Also, the HIPAA regulations do protect an individual's right to restrict use or disclosure of his or her PHI, including for purposes of treatment, payment or healthcare operations.[8] As such, the patient has the right to restrict e-billing formats that would involve the use or disclosure of his or her PHI.

In addition to electronic transmission of health information through an e-bill, HIPAA may also govern the receipt of electronic payments. For example, if a healthcare provider contracts with a financial institution to handle all patient e-payments, and in so doing, provides that financial institution with access to certain PHI, the financial institution might be considered a business associate under HIPAA.[9] If so, the healthcare provider and the financial institution would be required to have a business associate agreement in place that meets the requirements of HIPAA.

Healthcare providers should also be cognizant of state privacy laws that may affect health information that is transmitted electronically. As it pertains to PHI, the more stringent law (in the context of comparison of state law to the standards under HIPAA) generally controls.[10] This means a state law, subject to certain exceptions, that has more stringent requirements will govern over the requirements under HIPAA.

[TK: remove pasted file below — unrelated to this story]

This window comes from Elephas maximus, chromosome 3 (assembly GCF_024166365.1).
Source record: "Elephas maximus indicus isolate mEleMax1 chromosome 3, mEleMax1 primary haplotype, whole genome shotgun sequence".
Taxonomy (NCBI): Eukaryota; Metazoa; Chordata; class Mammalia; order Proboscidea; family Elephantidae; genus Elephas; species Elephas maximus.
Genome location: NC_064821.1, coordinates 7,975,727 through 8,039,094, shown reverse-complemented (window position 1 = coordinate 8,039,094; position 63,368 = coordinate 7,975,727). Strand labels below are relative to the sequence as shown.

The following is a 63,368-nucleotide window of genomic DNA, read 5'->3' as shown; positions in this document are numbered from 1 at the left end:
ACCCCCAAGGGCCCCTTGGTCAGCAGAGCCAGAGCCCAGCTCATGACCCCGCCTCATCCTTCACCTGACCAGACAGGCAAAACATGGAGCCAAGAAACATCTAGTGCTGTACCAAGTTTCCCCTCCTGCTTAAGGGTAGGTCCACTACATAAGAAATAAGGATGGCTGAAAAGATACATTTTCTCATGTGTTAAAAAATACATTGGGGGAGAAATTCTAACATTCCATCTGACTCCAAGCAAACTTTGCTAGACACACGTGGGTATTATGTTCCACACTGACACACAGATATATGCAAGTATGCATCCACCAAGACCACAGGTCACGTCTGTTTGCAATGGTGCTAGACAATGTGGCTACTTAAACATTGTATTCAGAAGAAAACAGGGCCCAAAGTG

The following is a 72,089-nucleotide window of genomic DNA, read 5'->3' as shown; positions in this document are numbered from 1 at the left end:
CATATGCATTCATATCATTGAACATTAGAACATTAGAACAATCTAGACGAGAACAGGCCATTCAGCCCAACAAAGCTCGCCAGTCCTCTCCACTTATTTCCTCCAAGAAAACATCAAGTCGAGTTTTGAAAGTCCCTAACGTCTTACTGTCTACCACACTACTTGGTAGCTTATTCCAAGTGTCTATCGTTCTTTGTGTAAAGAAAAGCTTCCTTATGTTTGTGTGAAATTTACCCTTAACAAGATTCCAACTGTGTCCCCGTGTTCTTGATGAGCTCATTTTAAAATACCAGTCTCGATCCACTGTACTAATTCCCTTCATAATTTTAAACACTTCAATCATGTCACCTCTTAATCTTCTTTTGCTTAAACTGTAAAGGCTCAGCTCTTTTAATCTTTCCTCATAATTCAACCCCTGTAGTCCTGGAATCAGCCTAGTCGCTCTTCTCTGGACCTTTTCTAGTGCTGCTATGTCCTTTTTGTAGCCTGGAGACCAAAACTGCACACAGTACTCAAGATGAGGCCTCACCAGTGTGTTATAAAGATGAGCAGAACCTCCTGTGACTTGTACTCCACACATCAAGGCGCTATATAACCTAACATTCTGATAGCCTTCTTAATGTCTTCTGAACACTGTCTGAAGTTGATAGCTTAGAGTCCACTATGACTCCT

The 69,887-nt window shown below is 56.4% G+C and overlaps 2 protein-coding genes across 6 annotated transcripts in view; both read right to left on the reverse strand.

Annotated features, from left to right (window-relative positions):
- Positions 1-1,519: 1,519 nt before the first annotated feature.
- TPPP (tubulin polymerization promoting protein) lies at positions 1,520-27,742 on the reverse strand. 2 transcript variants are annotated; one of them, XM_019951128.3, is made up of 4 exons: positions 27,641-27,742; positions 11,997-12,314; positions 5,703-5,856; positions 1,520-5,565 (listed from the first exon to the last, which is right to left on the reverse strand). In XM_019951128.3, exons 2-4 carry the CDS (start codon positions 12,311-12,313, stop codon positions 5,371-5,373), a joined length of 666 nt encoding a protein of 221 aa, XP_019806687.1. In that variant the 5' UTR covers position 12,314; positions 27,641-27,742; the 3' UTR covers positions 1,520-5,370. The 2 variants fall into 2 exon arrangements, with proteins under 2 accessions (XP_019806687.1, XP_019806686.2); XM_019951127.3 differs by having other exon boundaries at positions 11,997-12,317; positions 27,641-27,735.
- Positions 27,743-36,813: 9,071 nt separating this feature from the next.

The structural changes ongoing in the healthcare provider area are significant. Changes in insurance plans that require greater patient responsibility are causing all providers to develop electronic payment strategies to collect funds at the point of care. Further, these tools that allow patients to pay bills electronically give patients greater flexibility while lowering the costs of collections. As providers transition to these e-billing and e-payment formats, it is important that they ensure compliance with appropriate federal and state requirements for the protection of patient and financial data.  

More Articles on Electronic Payment:

CMS: Health Plans Can't Delay, Reject Electronic Payment Requests
What Healthcare Providers Need to Know About Electronic Payments
5 Benefits of Shifting to Electronic Healthcare Payments



[1] U.S. Dep''t of Treasury, Resource Center, ""Electronic Invoicing,"" available at http://www.treasury.gov/resource-center/fin-mkts/fit/Pages/FIT-Electronic-Invoicing.aspx.